Cento Fine Foods is a company that is a specialty Italian food importer and distributor. Cento makes an effort in the transparency of their product but I advise Cento to go above and beyond by taking a deep dive into sustainable agriculture practices, being transparent about the emissions they are creating by importing or distributing, and educating consumers that the labor used to make this product is providing adequate wages and working conditions.
Cento’s San Marzano Organic Tomatoes are made of simple ingredients: San Marzano Whole Peeled Tomatoes, San Marzano Puree, Basil Leaf, Naturally Derived Citric Acid, and Salt. These ingredients show that there are no additives except naturally derived citric acid which is found naturally in produce products. The tomatoes are grown in many regions of Italy with the sustainable farming practice of crop rotation. Cento explains on their website that they have implemented steps in their farms to, “reduce CO2 emissions, save water and reduce byproduct waste.” These are great steps to improving their sustainability but how do I know they are implementing these practices? Cento’s San Marzano Tomatoes are certified organic which means according to the USDA, they have not been grown with prohibited substances or pesticides and have not been genetically modified.
For the packaging of these tomatoes, they are packed in steel cans that are recyclable in some areas. State and local governments manage recycling requirements which differ from across the US. In 2014, Cento transitioned to not use BPA (Bisphenol A) in the protective lining of their cans which is linked to various health problems like high blood pressure, type 2 diabetes, and cardiovascular disease. Cento also offers packaging in glass and aseptic packaging. Aseptic packaging is made of cartons of layered paper, aluminum, and plastic which may not be recyclable.
As for transportation, Cento imports San Marzano Tomatoes from Italy to redistribute to all 50 states in the US. It is not made transparent how the products are shipped or if there are any efforts to mitigate CO2 by different shipping methods.
Cento shows initiative to be transparent with consumers and it is comforting to see a short ingredient list with no risk of additives but I would advise Cento to improve their transparency to inform consumers on their sustainable farming practices by explicitly showing examples of how they have implemented for example practices to reduce CO2. As for packaging, it would be ideal to have compostable packaging, but steel cans are reusable and recyclable in some areas. Transportation of the product should be made clear with total shipping mileage or improving this area by other shipping methods. For these reasons, I give 2.5 planets because I recognize that Cento is making an effort, keeping ingredients simple, but Cento could go further to display sustainable initiatives.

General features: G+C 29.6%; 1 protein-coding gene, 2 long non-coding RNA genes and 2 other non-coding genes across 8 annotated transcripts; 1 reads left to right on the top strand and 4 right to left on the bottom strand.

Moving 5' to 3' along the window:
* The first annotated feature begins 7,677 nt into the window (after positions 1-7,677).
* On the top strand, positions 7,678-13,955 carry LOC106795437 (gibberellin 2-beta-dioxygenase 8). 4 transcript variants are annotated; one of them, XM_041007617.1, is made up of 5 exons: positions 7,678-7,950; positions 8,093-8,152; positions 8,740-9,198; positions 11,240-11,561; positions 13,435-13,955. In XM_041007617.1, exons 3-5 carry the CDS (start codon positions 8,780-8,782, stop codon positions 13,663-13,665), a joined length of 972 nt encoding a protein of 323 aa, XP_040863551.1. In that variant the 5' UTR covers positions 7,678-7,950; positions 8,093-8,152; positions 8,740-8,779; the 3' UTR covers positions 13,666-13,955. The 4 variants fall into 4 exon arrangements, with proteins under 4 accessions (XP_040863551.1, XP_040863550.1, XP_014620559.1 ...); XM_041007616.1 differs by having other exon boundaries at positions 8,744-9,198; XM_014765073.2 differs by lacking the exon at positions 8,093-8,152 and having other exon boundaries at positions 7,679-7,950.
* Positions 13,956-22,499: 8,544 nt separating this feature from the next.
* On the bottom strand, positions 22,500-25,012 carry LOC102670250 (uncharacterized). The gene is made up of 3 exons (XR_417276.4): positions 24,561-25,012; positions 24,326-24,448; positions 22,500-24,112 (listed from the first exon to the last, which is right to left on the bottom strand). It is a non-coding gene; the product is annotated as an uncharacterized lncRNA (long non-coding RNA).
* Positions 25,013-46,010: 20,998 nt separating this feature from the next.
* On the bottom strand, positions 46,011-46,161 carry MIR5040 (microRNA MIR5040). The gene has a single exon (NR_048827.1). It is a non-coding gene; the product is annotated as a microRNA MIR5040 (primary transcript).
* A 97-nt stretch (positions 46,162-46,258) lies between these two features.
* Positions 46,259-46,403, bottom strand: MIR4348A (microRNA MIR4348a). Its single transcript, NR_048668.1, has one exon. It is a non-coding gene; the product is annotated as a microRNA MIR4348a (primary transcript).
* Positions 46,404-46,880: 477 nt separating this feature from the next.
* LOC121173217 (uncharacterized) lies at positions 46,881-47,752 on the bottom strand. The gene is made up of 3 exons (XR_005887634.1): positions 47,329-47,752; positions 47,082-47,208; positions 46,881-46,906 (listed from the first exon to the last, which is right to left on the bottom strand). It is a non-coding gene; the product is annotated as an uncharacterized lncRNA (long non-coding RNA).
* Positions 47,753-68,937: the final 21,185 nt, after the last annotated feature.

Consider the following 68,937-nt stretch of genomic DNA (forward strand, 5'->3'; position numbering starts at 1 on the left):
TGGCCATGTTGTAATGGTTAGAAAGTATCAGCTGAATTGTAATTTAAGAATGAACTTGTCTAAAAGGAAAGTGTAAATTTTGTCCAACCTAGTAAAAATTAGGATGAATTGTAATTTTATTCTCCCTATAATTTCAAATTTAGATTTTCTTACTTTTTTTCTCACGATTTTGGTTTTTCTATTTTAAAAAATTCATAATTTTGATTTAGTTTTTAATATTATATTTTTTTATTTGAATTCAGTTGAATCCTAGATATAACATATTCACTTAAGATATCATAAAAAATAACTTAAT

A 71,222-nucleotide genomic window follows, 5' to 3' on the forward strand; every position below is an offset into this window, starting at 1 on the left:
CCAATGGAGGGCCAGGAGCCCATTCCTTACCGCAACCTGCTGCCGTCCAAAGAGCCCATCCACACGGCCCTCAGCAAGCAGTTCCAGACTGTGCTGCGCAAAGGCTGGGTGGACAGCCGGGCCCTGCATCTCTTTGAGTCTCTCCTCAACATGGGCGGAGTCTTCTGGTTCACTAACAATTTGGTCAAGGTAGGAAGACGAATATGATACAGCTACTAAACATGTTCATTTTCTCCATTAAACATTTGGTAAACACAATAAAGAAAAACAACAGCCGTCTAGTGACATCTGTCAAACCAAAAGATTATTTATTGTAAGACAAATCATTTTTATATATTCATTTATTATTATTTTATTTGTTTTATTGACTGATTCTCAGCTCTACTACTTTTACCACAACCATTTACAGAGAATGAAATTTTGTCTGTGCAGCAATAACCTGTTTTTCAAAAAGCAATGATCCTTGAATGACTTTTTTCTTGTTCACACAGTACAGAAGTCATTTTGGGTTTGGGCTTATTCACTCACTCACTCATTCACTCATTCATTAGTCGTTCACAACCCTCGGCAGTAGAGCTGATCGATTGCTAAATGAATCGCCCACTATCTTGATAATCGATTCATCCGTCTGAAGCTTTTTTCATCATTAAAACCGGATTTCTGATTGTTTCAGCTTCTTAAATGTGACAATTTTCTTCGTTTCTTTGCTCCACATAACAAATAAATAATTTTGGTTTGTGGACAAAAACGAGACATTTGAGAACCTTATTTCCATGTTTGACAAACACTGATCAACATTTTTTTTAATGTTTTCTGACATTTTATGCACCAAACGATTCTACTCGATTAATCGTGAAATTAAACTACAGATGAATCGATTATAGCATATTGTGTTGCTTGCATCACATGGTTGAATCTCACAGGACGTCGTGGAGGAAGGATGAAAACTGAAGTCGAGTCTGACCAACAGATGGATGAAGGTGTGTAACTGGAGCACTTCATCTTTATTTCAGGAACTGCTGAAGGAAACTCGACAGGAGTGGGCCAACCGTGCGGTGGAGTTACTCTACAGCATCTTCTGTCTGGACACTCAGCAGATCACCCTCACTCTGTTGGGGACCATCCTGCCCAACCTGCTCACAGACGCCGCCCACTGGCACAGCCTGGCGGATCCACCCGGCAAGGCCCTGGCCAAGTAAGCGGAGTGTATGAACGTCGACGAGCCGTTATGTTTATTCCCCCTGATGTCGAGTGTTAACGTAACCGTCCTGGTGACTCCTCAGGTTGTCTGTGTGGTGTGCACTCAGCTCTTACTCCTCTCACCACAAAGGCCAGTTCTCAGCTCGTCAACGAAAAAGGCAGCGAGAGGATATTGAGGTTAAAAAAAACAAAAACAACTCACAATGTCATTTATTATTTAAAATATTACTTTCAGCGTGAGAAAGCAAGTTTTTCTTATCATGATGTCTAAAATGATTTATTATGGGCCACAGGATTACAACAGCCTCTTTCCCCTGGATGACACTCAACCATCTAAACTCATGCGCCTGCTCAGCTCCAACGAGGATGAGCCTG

Cento San Marzano’s Tomatoes are grown in Sarnese Nocerino of Italy. The tomatoes are certified by an independent third party, Agri-Cert which regulates and certifies the tomatoes as authentic and grown in Italy. A video on their website explaining the process says the tomatoes are hand-picked. Who is picking the tomatoes and are the wages livable? After the tomatoes are picked, “they are taken from the field and packaged into cans within hours.” The video also shows the washing of the tomatoes and steam peeling of the tomatoes. Workers select fit tomatoes to prepare for canning. When the tomatoes are canned they are sterilized and cooled. The process of steam peeling may use lots of water and what are the steps to reduce overuse? What happens to the tomatoes that are not fit for canning? This could lead to food waste which I would like Cento to make clear that they are diverting food waste.
Cento also provides a “Find My Field” code unique to different cans to find where your tomatoes were grown which promotes traceability. Cento provides plenty of information of where the tomatoes are grown but I believe they could be more transparent in their factory process of how many factories there are, and how the transportation of the tomatoes is handled to import to the US.
Cento Fine Foods, founded in 1963, is a family-owned company that specializes in importing and distributing about 1,000 Italian food products. Cento prides themselves on ensuring the authenticity of Italian imported foods and quality customer service. Cento explains their future goals are to promote sustainability and improve their traceability. This means that Cento is not working on these goals currently. Cento could create a realistic timeline and specific goals to achieve these broad plans. Cento states, “we are transparent in our product’s origin and quality control standards..” I am pleased to find that Cento is transparent about the ingredients and quality control that go into producing San Marzano Tomatoes but I would advise to further this transparency with their transportation, labor practices, and in-depth explanation of their sustainable agriculture practices by documenting these plans. Cento has no current plans about improving in these areas.